Emacs, the God of all things. I’ve been working my way through, over the past several years (after having been introduced to it by Ravi), all kinds of books and tutorials on lisp. Unfortunately, I’ve not been particularly good at following through and becoming a master, so I’m not really a guru or anything when it comes to Emacs skills. (I promise, it will change this year.)
Anyway, while working on Ruby, I was looking to find a good editor. Who isn’t, after all? I’ve used Eclipse with RDT and RadRails, but it wasn’t compelling (that might change with this stuff). After moving to the Mac, however, I was looking to buy TextMate – which I’ve heard a lot about. Before buying it, I thought that since it was “inspired” by Emacs, why not give it a shot? Ultimately, I got comfortable using Emacs itself, so I haven’t really given TextMate a real shot, despite owning a license (thanks MacHeist!).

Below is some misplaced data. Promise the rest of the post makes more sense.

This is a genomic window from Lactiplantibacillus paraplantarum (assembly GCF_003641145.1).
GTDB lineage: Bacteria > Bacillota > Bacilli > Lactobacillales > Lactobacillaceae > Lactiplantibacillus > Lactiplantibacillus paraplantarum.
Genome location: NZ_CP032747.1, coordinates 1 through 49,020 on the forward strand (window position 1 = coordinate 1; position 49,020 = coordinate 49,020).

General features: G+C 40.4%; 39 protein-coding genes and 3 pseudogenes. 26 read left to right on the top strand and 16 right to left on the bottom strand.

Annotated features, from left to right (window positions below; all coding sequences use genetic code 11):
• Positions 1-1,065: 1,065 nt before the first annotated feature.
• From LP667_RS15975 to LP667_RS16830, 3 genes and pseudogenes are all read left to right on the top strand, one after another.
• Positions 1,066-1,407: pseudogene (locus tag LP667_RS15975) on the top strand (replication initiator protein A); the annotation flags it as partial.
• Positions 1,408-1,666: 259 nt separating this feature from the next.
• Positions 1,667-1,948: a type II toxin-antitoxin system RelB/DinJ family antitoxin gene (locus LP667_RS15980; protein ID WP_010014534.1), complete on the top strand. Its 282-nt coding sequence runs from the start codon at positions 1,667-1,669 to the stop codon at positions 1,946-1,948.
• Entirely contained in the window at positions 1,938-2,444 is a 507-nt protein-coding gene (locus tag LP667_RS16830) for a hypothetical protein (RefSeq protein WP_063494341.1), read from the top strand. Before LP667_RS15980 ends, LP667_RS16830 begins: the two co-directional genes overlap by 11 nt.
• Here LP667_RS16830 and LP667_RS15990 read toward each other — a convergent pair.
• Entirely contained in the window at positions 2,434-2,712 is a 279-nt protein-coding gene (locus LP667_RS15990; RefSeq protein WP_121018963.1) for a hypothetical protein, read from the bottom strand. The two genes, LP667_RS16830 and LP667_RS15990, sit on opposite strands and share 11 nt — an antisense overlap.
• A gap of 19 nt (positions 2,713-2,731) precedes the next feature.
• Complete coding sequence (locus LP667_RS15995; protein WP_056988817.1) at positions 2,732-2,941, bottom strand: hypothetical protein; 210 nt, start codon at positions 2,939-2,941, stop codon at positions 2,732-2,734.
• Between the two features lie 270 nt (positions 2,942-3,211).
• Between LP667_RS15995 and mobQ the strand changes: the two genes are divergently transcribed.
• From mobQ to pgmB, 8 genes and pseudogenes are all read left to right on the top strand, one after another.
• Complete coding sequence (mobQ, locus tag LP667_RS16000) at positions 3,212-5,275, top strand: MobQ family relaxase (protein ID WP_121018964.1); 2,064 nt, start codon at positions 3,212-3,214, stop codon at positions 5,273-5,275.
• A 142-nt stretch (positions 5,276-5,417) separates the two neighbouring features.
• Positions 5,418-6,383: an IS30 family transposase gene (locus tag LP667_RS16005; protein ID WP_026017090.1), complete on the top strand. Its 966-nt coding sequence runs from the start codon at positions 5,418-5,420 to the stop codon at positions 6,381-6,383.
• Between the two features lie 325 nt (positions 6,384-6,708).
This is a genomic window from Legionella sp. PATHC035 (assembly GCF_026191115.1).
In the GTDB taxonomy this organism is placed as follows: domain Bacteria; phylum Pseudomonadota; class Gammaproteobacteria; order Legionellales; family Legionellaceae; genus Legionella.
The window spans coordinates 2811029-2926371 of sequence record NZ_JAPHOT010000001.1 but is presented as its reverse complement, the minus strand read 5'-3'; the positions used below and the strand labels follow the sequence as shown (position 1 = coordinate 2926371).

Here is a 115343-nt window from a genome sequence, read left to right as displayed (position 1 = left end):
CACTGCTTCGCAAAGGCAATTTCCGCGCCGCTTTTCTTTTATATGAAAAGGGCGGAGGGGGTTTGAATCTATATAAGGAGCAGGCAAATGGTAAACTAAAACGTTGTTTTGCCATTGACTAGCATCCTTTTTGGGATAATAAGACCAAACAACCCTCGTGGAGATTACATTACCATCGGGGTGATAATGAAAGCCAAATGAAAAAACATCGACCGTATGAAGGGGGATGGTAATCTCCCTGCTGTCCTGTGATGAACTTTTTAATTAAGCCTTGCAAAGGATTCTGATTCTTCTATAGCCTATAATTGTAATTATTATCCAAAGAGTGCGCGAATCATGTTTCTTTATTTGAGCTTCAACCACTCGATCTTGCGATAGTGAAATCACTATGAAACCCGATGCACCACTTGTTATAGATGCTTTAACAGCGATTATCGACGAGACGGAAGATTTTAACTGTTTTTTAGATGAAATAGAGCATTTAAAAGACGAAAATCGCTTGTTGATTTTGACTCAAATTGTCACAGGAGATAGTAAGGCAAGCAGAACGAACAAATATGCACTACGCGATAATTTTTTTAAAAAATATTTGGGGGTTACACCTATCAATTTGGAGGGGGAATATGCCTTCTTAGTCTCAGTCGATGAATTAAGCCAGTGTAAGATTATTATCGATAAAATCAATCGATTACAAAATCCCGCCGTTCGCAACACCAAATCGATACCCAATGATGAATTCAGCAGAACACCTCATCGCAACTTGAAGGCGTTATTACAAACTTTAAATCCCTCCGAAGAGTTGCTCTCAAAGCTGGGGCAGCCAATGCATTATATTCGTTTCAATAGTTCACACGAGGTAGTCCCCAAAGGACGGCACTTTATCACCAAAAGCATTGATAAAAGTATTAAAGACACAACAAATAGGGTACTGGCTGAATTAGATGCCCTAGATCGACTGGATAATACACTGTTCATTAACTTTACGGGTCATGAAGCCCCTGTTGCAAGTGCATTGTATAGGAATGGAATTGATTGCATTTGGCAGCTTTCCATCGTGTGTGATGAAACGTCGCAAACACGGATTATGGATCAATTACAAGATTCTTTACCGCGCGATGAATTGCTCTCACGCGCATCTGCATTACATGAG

So. This is my first in a series of posts about using Emacs for Ruby and Rails. The “cool” thing for this time is – inferior mode for Ruby. This provides a SLIME-like interface for Ruby, and allows you to work really interactively. What that means is, while typing in the editor, you can ask fragments of code to be interpreted, change only particular definitions quickly and rerun other code that uses them, pipe all that back and forth between windows, so on and so forth. And at any time, you can switch to the Ruby process (running with Emacs using irb) in use and explore the current environment.
Check it out, its very neat and it even comes with Ruby.